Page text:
Parents aren’t perfect. You’re not perfect. Your parents probably have disadvantaged you in some way. Guess what? They’ve probably given you a stack of help, too. Don’t let your disappointments enslave you. You’re a grown adult – you’ve got agency about your decisions and choices about your emotions and your life and your wellbeing. You can choose to be a continual victim, or you can choose to learn, grow and adapt.
What choice will you make?
Have you ever Googled ‘Family Trees’ and checked out all the different types of family trees? Do it. Tell me what you see.
One thing you’ll notice with most family trees is they start with the trunk, and branch up and outwards.
Most family trees place the genealogy above the soil line. Everyone is just an offshoot of another offshoot. A branch, seemingly blowing randomly in the wind of existence.
I suspect, however, we’ve got the concept of family trees wrong.
In Australia, (not including Indigenous Australians, who have a rich history and identity in this great land), we really don’t have a real concept of ‘generations’. Unlike a host of Indigenous communities worldwide, plus Europe, Asia and even America, we really don’t have a strong generational connection. Many families can’t map out more than two or three generations in Australia. As a result I think, Australia has an absence of a generational family culture. Certainly, we see pockets of it with some cultural groups. We see it sometimes with special events, like Christmas or Easter when the family gets together. As a whole, however, I don’t think we have a close-knit family and generational influence culture. The reasons for this are many, and maybe we’ll explore those in another post.
The concept of ‘strong foundations’ is used in many contexts. We see it in building, for any structure that does not have strong foundations is set to shift, move and not be stable. We see it in education, where to build a love of learning needs a strong foundation of literacy. We see it in the spiritual, where adherents of a faith need to be strongly grounded in their beliefs for them to stay strong in their faith. We also see it in both individuals and families.
I mentioned above that I think we have the concept of the family tree wrong. I think we need to look at family trees in reverse. What roots have nourished the tree?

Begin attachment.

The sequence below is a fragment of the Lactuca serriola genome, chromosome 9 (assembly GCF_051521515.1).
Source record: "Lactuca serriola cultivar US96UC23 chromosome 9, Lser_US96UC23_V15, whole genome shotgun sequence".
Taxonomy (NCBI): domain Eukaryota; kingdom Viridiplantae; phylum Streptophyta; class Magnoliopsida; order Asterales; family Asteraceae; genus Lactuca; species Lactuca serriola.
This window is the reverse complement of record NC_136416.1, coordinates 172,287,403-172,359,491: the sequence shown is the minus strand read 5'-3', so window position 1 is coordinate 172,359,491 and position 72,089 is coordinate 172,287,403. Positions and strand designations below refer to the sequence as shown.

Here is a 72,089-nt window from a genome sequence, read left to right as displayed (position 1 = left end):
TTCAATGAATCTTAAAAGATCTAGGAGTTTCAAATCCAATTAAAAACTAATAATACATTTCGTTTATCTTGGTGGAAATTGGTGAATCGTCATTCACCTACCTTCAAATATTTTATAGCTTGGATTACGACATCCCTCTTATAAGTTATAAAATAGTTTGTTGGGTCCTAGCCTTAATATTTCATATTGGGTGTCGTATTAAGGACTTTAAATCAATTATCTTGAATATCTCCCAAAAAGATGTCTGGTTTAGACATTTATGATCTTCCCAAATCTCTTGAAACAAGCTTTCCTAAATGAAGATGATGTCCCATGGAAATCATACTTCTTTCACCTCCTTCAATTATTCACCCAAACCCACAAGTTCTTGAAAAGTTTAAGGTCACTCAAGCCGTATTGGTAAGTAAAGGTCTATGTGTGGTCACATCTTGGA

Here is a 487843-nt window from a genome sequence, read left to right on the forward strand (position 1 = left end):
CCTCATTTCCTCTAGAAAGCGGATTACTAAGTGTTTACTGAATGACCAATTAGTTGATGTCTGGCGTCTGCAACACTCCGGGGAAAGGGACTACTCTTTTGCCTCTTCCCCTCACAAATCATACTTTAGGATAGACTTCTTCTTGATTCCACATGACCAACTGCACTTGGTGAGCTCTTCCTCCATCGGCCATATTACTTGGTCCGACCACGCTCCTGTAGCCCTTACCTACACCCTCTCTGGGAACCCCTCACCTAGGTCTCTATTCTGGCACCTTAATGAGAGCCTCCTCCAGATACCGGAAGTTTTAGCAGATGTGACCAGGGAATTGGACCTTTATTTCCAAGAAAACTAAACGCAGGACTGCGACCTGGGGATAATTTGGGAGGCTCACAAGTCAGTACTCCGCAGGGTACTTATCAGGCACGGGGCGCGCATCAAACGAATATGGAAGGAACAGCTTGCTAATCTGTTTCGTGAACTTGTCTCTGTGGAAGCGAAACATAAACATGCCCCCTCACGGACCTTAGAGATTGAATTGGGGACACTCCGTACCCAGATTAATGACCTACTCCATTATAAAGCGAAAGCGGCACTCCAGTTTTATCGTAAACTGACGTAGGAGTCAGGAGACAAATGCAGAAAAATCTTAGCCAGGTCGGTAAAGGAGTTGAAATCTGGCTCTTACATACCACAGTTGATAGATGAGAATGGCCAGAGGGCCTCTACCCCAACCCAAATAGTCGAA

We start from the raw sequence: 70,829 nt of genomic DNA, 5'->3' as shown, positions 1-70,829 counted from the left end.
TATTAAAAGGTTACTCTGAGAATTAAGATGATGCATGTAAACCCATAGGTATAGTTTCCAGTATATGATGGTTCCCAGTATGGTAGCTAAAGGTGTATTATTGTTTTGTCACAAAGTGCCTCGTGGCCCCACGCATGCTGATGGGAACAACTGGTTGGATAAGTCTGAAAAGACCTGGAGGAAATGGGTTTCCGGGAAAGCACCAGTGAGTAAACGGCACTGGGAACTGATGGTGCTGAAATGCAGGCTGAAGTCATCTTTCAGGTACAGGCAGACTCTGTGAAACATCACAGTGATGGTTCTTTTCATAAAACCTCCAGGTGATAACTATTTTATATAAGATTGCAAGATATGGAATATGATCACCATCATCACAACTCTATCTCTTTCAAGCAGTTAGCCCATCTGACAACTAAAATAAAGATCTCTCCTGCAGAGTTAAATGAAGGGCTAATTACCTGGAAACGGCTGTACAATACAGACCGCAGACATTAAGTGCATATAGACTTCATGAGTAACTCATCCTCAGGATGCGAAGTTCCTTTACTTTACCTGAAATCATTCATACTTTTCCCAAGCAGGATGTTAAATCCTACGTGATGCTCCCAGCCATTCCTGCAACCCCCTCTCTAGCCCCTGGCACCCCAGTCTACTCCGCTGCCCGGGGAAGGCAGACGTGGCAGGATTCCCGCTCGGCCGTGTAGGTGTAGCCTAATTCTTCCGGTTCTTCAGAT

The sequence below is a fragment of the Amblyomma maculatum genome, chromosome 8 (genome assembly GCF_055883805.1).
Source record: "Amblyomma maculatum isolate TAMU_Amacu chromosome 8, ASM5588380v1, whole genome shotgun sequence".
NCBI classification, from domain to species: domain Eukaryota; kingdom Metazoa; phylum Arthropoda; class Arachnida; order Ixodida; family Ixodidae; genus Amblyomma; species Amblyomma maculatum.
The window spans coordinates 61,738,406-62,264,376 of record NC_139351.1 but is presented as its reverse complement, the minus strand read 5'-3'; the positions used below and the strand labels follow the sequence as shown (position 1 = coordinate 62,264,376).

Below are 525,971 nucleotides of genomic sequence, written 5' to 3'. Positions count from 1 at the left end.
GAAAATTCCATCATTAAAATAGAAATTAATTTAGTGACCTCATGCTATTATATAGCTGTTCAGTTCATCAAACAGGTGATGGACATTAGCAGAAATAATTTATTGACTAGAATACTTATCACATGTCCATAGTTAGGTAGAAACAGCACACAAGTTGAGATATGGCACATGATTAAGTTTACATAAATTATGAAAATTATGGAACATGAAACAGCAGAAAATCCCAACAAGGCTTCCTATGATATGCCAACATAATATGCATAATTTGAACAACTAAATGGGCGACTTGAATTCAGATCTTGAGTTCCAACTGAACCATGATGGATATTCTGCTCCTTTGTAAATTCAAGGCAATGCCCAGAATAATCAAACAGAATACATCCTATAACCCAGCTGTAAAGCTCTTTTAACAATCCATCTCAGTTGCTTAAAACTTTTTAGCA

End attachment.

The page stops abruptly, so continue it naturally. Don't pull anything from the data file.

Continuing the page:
Most would agree that you are the biological product of your parents genes. You might thank your dad for your big ears or your mum for your fast metabolism. Your growth may have been stunted in utero if your mother suffered from an illness or malnutrition. Your genes may be subject to some type of abnormality if your fathers sperm was affected by chemicals. Inversely, you may have benefitted from healthy parents who gave your growing body the best chance in life.
If you go to your parents, their parents too had the primary biological influence in their lives, and so it goes, back through the generations. Your olive skin might be a gene from Mediterranean blood, passed down from many generations ago. Your crystal blue eyes could be a throwback from some Nordic gene inherited from your grandparents grandparents.
Whilst we often think about the biological traits inherited from generations past, do we ever give thought to the spiritual traits inherited from generations past? I’ve mentioned in past posts of my Christian faith. I know that my faith is the product of the prayers of generations past, proclaiming the love and faithfulness of God on offspring they will never meet. These faithful voices of yore, proclaiming love and life through the generations.
We know that a parents (and grandparents) influence does not simply stop once a baby is conceived. Family influences have a HUGE impact on the direction a child goes in life. Anyone who’s been married will attest to the influences their spouses’ family has had on their spouse in relation to money, careers, life perspective, faith, parenting, sex – actually, almost anything!
Here’s where the concepts of an ‘upside down’ family tree and a generational family culture meet the real world. Here’s where they meet your world.
You can’t control or change what came before you. You can’t change your genes, not one iota. You can’t change your grandads violent alcoholism, your mothers cold personality, your fathers austere upbringing or your grandmothers faith. You can’t simply put roundup on the weeds in your family tree. You can however be thankful for the good, understand the bad and seek to learn from their mistakes of the past.